The Tide Rises, The Tide Falls - The Tide Rises The Tide...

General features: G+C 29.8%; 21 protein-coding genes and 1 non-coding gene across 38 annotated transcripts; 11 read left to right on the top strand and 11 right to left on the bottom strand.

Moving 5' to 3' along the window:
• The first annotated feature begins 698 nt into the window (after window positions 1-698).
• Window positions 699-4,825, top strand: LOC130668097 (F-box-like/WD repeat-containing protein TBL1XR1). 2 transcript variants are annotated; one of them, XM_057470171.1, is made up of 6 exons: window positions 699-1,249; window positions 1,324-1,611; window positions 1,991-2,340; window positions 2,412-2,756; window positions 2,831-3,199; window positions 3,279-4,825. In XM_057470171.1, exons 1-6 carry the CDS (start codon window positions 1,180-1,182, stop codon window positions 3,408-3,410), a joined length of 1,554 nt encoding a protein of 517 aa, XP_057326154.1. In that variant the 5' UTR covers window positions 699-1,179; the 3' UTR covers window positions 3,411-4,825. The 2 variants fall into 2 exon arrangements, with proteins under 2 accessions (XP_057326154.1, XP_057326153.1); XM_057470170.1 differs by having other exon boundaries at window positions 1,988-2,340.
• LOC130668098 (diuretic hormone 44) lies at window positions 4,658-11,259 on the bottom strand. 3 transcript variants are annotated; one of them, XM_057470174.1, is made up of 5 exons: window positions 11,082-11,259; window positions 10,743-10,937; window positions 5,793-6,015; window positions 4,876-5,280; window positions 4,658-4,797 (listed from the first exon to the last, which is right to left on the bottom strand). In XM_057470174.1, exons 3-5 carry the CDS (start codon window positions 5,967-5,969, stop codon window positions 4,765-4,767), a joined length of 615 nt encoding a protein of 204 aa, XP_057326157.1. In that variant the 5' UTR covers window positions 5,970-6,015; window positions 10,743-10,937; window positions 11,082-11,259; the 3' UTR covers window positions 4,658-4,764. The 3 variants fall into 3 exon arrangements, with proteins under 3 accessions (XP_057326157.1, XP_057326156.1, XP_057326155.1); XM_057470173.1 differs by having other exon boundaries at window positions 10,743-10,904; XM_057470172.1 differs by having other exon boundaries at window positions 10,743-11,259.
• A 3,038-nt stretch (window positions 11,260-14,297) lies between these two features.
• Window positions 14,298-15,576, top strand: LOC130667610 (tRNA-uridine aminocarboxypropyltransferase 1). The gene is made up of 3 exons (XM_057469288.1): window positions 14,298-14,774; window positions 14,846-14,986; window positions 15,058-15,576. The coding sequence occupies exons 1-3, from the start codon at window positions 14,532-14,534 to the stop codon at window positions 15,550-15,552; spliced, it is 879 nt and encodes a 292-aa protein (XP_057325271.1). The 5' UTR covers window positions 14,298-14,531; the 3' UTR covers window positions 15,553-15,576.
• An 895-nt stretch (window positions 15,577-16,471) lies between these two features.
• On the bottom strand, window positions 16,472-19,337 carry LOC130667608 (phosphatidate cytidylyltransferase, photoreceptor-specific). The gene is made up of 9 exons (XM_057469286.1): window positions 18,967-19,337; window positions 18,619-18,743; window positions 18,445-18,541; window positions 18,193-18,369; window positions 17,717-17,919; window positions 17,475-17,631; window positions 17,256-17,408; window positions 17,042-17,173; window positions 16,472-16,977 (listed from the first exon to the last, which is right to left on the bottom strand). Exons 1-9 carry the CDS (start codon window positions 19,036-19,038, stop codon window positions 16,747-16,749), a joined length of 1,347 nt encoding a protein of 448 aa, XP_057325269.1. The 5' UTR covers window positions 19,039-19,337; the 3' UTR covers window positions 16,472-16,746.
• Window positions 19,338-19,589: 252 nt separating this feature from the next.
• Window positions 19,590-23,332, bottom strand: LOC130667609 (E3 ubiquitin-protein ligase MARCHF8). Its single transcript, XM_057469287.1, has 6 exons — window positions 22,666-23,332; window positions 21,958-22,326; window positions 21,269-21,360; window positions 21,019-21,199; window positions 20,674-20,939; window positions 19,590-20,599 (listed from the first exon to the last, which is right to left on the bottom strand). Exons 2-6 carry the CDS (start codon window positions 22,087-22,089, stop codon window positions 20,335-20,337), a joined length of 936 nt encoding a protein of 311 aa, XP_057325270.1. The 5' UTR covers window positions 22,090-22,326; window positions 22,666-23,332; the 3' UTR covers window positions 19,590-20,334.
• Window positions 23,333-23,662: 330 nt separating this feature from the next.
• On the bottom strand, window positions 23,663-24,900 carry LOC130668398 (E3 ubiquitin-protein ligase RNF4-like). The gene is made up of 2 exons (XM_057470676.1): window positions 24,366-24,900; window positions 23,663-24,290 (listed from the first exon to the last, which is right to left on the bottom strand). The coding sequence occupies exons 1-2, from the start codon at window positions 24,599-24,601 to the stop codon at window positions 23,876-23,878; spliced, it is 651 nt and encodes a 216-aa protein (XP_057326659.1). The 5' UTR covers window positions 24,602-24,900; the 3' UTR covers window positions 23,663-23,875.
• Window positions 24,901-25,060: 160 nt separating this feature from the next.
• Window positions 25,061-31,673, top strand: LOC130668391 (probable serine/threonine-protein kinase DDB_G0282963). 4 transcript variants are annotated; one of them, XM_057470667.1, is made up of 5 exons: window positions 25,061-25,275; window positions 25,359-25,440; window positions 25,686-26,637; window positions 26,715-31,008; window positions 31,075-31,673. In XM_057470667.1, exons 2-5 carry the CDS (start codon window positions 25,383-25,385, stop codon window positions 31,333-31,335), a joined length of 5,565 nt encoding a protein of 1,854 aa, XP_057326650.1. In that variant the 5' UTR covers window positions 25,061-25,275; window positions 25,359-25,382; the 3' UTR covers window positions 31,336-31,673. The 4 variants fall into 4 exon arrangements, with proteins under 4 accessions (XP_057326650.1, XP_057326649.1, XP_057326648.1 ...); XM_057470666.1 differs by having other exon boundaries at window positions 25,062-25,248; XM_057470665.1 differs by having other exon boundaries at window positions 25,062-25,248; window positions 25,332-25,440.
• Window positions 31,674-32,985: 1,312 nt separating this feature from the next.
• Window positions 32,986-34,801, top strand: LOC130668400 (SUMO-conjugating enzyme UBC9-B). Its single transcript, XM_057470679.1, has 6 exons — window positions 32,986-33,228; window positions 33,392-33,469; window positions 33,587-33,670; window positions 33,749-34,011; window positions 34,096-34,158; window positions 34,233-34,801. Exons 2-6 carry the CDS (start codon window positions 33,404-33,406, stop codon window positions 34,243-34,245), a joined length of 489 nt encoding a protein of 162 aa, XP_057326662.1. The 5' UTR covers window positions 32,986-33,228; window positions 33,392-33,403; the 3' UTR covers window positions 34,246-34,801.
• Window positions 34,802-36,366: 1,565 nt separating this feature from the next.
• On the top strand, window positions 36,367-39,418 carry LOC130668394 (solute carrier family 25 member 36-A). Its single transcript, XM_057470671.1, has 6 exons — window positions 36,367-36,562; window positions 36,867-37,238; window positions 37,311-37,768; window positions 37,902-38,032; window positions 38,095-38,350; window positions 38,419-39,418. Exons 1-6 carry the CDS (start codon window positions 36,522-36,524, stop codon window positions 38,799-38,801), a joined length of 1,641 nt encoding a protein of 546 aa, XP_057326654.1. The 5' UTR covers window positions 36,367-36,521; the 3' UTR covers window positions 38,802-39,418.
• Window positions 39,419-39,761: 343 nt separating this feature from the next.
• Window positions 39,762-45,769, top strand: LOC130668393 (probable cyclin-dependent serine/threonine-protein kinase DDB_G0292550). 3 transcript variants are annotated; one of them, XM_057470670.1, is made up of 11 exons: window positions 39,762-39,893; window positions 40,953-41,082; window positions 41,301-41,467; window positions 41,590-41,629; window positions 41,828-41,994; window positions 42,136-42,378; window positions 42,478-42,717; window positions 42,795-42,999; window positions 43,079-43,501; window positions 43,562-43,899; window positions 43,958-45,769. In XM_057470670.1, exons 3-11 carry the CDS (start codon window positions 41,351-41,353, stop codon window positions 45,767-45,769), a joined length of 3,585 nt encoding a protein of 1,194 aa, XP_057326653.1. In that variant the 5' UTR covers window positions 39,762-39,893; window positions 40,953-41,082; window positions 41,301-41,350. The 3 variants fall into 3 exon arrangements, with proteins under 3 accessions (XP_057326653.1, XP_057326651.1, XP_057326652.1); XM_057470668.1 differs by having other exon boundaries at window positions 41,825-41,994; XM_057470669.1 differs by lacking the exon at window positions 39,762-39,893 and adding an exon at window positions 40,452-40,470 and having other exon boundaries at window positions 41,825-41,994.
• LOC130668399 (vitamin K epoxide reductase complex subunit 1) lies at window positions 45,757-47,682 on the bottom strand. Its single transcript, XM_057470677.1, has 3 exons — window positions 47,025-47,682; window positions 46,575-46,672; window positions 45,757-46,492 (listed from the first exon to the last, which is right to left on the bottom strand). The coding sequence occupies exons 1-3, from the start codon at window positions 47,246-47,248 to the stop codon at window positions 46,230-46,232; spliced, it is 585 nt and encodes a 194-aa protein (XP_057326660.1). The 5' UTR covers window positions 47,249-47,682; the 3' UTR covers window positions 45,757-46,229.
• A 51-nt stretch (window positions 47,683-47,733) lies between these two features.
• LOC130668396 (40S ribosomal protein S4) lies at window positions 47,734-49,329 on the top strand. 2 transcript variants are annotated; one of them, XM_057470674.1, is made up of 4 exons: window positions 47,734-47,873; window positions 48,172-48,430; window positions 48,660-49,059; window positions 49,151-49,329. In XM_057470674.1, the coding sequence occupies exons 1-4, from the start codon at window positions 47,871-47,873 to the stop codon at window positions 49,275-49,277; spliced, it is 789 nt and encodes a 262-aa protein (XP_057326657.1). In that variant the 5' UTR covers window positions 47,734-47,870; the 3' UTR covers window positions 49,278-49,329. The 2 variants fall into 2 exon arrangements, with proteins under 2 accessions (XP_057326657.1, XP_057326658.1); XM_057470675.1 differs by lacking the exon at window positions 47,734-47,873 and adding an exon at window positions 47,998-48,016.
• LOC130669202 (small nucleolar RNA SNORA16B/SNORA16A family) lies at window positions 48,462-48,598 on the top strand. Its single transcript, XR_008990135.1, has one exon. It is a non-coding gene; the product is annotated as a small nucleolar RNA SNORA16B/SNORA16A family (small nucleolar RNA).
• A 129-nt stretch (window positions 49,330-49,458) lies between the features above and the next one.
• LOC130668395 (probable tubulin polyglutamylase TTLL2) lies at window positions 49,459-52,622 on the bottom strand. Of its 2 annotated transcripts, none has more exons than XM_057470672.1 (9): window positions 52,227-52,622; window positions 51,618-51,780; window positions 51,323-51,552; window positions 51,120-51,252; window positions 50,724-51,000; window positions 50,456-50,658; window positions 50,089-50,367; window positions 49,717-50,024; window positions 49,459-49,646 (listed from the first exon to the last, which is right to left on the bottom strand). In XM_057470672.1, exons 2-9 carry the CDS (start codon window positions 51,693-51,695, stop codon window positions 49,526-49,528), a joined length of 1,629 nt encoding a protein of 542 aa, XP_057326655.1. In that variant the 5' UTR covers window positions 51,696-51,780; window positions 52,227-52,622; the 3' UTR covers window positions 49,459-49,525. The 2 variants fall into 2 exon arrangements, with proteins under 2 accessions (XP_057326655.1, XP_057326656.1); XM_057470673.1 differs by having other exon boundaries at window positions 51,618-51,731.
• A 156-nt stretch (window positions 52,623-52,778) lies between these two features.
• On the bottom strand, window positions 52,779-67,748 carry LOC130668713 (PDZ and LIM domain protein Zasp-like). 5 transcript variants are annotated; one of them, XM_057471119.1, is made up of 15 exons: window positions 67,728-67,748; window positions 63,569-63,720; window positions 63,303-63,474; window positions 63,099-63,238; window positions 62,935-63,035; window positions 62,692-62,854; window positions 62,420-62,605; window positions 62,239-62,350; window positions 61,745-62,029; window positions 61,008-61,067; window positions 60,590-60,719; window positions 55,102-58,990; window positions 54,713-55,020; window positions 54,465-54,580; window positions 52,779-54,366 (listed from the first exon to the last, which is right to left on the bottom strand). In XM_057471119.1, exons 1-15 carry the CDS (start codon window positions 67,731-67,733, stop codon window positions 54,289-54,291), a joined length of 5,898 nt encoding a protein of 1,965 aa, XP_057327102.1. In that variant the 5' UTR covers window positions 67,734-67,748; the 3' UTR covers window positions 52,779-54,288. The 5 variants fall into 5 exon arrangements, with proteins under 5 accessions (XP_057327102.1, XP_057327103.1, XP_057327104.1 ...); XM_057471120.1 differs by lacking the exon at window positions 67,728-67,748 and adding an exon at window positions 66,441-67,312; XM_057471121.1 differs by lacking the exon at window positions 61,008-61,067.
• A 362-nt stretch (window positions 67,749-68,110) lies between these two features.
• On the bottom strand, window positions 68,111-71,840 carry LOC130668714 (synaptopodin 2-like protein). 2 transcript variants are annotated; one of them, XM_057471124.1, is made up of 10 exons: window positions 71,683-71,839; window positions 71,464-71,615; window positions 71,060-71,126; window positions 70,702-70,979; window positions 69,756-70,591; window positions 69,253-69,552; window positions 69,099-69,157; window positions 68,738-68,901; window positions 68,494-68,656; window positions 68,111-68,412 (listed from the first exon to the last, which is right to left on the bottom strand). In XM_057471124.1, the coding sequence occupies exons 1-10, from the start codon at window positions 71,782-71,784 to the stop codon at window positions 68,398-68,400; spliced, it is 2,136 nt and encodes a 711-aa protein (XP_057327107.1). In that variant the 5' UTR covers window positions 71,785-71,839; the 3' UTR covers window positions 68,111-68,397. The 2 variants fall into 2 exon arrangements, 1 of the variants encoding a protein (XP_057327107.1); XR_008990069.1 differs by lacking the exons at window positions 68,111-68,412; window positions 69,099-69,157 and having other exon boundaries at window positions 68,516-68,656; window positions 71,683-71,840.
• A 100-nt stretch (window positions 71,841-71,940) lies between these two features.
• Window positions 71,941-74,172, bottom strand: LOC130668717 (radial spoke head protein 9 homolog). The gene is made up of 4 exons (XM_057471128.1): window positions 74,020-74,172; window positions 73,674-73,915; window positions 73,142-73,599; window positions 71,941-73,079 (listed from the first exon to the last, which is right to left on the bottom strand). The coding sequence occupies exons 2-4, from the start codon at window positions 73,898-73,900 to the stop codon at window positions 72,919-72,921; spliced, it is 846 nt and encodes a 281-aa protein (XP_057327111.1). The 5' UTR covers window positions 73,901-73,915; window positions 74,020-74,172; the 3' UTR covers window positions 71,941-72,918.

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“The Tide Rises, The Tide Falls”by Henry Wadsworth LongfellowHenry Wadsworth Longfellow (1807-1882)Theme: Human life is temporary in contrast to the eternal cycles of nature.Meter: Pattern of stressed and unstressed syllables in poetry. Foot: A metrical unit of poetry. Always contains at least one stressed syllable and one ormore unstressed syllables.Iamb: A common type of foot; one unstressed syllable followed by a stressed syllable.This poem is iambic. He avoids a purely iambic meter in the first line by pairing twostressed syllables. This is called a spondee. In many of the lines there is a pause which reinforces the iambic beat. Ex: “The tide rises//the tide falls” and “The twilight darkens//the curlew falls.”The meter, like the tides, is a steady rising and falling, a slow, continuous beat.A literary critic, Cecil Williams, wrote that the waves and the tide in this poem were symbolic of life. Nature’s cycles are unending. The seasons change; time passes, and the tide rises and falls. A person’s lifetime is finite.

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